The initial search identified 1708 articles from the electronic databases (929 from Embase, 775 from Pubmed, four from Cochrane). After exclusion of 362 studies containing overlapping data or appearing in more than one database, and after screening the titles and abstracts, 918 studies that did not meet the inclusion criteria were further excluded. After intensive screening for detailed evaluation of the remaining 428 studies, 10 studies were eligible. Of these, two were excluded due to lack of specific urodynamic study information. Finally, eight studies that met all inclusion criteria were included. The eight studies consisted of 222subjects (110 experimental and 112 controls). A detailed flow chart for selection is shown in Fig. 1. A systematic review of the 10 studies was conducted on the detailed experimental differences and expected mechanisms (Tables 1 and 2). In five studies [1216], two different treatment subgroups were included. Therefore, the meta-analysis comprised a total of 13 trials (Table 3).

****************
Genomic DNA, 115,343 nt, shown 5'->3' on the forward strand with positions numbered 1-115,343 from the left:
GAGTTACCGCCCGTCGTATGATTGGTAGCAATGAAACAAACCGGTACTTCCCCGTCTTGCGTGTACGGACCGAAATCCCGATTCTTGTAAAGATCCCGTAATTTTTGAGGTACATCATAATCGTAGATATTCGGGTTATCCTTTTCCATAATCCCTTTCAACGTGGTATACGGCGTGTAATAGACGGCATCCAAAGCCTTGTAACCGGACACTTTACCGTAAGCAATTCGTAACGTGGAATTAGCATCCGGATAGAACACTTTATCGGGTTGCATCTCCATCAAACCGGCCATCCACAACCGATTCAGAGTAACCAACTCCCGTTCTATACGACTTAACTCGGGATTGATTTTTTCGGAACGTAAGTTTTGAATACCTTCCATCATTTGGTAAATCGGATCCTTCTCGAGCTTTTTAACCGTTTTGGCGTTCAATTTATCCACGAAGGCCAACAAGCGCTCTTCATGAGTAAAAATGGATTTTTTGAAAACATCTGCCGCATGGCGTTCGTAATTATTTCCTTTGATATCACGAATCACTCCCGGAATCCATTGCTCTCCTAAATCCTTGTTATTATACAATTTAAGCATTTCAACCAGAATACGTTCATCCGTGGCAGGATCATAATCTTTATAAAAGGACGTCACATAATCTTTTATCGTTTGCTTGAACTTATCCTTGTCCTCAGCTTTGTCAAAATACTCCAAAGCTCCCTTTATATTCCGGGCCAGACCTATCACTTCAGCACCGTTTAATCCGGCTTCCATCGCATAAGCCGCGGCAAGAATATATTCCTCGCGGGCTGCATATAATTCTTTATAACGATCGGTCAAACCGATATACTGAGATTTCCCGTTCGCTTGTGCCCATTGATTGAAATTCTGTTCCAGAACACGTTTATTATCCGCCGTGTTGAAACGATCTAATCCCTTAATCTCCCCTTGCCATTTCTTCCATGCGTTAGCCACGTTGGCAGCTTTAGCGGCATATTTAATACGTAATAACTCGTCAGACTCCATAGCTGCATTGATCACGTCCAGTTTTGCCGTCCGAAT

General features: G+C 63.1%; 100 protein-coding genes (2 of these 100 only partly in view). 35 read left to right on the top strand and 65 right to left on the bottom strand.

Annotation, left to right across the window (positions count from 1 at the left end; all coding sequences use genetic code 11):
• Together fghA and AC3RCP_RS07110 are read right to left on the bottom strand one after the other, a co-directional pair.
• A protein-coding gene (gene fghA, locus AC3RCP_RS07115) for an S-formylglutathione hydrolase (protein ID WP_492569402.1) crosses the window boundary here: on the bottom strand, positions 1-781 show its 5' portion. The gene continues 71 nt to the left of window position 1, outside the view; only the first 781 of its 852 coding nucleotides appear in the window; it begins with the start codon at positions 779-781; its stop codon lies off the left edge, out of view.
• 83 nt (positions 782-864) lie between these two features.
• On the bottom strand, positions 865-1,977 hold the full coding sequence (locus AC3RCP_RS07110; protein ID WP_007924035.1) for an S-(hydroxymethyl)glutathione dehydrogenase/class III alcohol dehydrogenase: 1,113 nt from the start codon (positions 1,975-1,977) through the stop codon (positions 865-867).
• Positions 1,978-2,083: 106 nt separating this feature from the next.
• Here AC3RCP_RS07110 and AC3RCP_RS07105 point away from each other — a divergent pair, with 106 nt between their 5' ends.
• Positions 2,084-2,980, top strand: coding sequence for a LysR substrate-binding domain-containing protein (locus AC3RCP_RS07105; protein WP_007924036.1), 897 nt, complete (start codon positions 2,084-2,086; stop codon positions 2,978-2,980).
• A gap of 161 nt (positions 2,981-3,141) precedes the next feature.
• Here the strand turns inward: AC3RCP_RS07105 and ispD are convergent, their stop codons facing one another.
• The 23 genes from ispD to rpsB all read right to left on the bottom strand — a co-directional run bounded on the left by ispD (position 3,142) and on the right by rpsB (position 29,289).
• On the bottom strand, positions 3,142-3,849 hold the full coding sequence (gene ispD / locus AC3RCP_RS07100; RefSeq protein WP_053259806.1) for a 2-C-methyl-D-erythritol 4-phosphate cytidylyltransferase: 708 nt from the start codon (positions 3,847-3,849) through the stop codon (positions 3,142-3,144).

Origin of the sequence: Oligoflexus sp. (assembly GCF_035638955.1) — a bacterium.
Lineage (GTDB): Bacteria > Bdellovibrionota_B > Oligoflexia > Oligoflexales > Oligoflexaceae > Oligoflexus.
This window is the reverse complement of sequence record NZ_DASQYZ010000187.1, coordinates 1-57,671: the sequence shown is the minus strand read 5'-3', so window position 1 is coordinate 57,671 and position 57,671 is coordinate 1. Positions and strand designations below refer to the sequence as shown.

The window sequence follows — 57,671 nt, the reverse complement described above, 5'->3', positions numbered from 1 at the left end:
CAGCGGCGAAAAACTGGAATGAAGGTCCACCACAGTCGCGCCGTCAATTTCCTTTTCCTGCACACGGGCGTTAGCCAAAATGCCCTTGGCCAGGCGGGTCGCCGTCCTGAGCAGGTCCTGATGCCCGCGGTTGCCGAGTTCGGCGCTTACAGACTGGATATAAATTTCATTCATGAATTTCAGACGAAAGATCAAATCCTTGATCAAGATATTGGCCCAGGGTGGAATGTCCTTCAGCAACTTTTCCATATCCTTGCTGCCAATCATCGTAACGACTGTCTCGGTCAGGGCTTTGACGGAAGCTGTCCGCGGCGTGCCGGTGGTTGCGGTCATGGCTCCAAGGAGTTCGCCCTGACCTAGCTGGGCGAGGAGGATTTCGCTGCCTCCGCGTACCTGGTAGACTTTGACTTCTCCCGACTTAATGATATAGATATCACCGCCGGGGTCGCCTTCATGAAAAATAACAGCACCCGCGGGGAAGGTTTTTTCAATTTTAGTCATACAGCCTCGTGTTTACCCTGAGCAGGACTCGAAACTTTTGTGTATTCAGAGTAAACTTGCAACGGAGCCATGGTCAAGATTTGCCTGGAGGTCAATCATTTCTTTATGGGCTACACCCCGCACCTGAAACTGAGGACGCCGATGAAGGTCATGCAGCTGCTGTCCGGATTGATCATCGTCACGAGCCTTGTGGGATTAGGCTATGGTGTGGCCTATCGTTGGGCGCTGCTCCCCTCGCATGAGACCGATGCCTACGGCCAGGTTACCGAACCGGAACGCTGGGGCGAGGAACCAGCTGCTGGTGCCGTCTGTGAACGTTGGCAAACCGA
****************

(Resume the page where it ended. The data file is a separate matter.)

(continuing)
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Table 1. Details of studies investigating stem cell-based cell therapy in spinal cord injury and bladder dysfunction.

https://doi.org/10.1371/journal.pone.0113491.t001

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Table 2. Study details including defense mechanisms, stability and plasticity of stem cells in stem cell-based cell therapy for SCI and bladder dysfunction.

https://doi.org/10.1371/journal.pone.0113491.t002

Risk of bias in the included studies

A summary of methodological domain assessment for each subject is detailed in Table 1. Only two studies demonstrated the possibility of bias in blinding of outcome assessment.

These studies did not include the sham model. Overall, the risk of bias was considered to be low (Fig. 2).

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Fig 2. Risk of bias summary.

A review of the author’s judgments about each risk of bias item for each included study. “+”is “low risk”, “-“is “high risk”, “?” is “unclear”.

https://doi.org/10.1371/journal.pone.0113491.g002